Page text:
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The Weeds

This week, Don reviews "The Weeds: A Novel" by Katy Simpson Smith.

Katy Smith, originally of Jackson, Mississippi, is quickly generating an impressive and important career. Smith has a PhD in history from UNC-Chapel Hill and her earliest works, fiction and nonfiction, have a strong historical element.

“We Have Raised All of You: Motherhood in the South 1750-1885” is a study of the role of mothers, black, white and native American. “Free Men” tells of an escaped slave, an Indian and a distressed young white man who commit a terrible crime and are pursued, in Alabama, by a French bounty hunter named Le Clerc. Again there is a mixed cast of characters, in the American South. “The Everlasting” is a historical novel as is “The Story of Land and Sea,” set in Beaufort, North Caroliina, at the end of the American Revolution.

“The Weeds” might be called half-historical. In this highly constructed novel, the chapters more or less alternate between 1854 and the present. The action takes place almost entirely in the Roman Colosseum, where we see two young women, research assistants, on their knees, cataloging plants, ALL the plants. Each little chapter begins with the Latin description, common name, genus, species, etc. They are, in a sense, weeds, but we know a weed is only a plant growing in the wrong place.

The nineteenth-century woman is distraught, heartbroken. Her lover has married a man and sailed off, and her father is pushing her to accept the advances of another man. She will catalog 420 species, the list turned over to a man, a botanist, who will interpret the raw findings. Jumping to the present we see another young woman, a graduate student, whose job is to do the same job and ascertain if all the nineteenth-century plants are still there. And are there any new ones? She will likewise turn over her findings a to a professional botanist, a man, who treats her as essentially a mindless laborer. He will interpret these findings and write the scholarly paper and not put her name on it.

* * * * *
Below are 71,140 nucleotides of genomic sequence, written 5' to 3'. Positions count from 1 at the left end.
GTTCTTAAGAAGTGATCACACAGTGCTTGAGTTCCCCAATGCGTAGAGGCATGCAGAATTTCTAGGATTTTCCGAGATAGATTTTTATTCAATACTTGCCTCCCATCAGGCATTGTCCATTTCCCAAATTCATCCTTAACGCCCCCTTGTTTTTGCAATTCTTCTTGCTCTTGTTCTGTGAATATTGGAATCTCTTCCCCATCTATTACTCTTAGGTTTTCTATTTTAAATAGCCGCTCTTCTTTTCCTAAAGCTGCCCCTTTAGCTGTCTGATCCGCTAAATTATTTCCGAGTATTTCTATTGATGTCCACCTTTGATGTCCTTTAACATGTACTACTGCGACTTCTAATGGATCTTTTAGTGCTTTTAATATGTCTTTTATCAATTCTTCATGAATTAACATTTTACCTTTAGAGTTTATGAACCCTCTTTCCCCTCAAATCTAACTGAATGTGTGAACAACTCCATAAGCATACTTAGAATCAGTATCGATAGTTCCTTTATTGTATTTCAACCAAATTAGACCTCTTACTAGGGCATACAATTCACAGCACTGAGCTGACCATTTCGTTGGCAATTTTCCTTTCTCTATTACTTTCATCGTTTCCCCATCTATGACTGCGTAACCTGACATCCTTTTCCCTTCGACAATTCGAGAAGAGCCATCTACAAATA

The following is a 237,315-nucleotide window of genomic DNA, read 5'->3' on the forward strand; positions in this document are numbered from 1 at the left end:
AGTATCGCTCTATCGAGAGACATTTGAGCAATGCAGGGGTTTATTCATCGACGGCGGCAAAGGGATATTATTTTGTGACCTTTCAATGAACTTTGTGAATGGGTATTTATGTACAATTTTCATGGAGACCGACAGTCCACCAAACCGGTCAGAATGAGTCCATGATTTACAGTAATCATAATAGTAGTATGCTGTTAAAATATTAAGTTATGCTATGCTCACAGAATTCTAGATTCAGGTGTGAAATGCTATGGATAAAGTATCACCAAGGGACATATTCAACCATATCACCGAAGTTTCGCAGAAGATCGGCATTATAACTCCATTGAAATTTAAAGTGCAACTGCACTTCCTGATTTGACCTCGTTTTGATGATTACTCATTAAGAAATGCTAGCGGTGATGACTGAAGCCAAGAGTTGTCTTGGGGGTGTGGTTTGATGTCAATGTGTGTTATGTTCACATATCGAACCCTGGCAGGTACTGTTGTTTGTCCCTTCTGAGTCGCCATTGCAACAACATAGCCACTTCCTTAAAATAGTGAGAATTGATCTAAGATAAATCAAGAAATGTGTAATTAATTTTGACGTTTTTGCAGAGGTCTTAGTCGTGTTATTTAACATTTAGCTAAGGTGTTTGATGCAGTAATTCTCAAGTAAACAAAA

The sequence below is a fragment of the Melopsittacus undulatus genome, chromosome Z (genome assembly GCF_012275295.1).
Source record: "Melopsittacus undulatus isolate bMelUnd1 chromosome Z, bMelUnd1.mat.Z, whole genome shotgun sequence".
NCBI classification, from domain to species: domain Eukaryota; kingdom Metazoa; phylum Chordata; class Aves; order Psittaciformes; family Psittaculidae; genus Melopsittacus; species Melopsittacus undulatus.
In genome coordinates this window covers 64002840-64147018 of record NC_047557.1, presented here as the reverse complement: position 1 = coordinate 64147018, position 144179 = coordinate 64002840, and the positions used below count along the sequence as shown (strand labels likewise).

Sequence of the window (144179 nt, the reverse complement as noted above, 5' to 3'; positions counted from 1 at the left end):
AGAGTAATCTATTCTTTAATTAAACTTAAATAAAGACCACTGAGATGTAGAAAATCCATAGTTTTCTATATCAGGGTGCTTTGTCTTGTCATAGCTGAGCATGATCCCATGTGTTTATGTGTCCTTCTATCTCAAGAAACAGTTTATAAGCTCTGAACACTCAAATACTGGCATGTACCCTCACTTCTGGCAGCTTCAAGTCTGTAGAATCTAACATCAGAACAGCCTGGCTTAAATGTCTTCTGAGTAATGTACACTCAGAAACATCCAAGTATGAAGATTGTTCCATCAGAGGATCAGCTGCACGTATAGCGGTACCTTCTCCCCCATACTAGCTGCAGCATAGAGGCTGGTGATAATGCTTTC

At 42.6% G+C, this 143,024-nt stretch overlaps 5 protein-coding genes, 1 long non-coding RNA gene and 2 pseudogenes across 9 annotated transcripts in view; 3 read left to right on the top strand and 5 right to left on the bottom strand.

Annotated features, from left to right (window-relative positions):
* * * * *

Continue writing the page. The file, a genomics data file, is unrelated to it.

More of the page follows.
This narrator is frustrated, angry, thwarted. She wants to return to her native Jackson, Mississippi and do the same job as her dissertation, cataloging the coliseum there. The director pooh-poohs this. Who cares about Jackson, Mississippi? Both these men are awful. All the men in this novel are awful. Some are actively violent and abusive, rapists, even. Others are arrogant, convention-bound and obtuse. All are misogynists.

Besides the two women’s stories we learn a great deal of botany, much of which is cunningly metaphorical and illuminating. Some plants do best in sunshine, some in shade. Some like rich soil; others thrive in wasteland. Different plants have various powers or applications. Some are deadly, of course, while others promote healing, stop bleeding. Some can be used in brooms, roofs, a myriad of practical crafty ways. Plants are us.

Don Noble , Ph. D. Chapel Hill, Prof of English, Emeritus, taught American literature at UA for 32 years. He has been the host of the APTV literary interview show "Bookmark" since 1988 and has broadcast a weekly book review for APR since November of 2001, so far about 850 reviews. Noble is the editor of four anthologies of Alabama fiction and the winner of the Alabama state prizes for literary scholarship, service to the humanities and the Governor's Arts Award.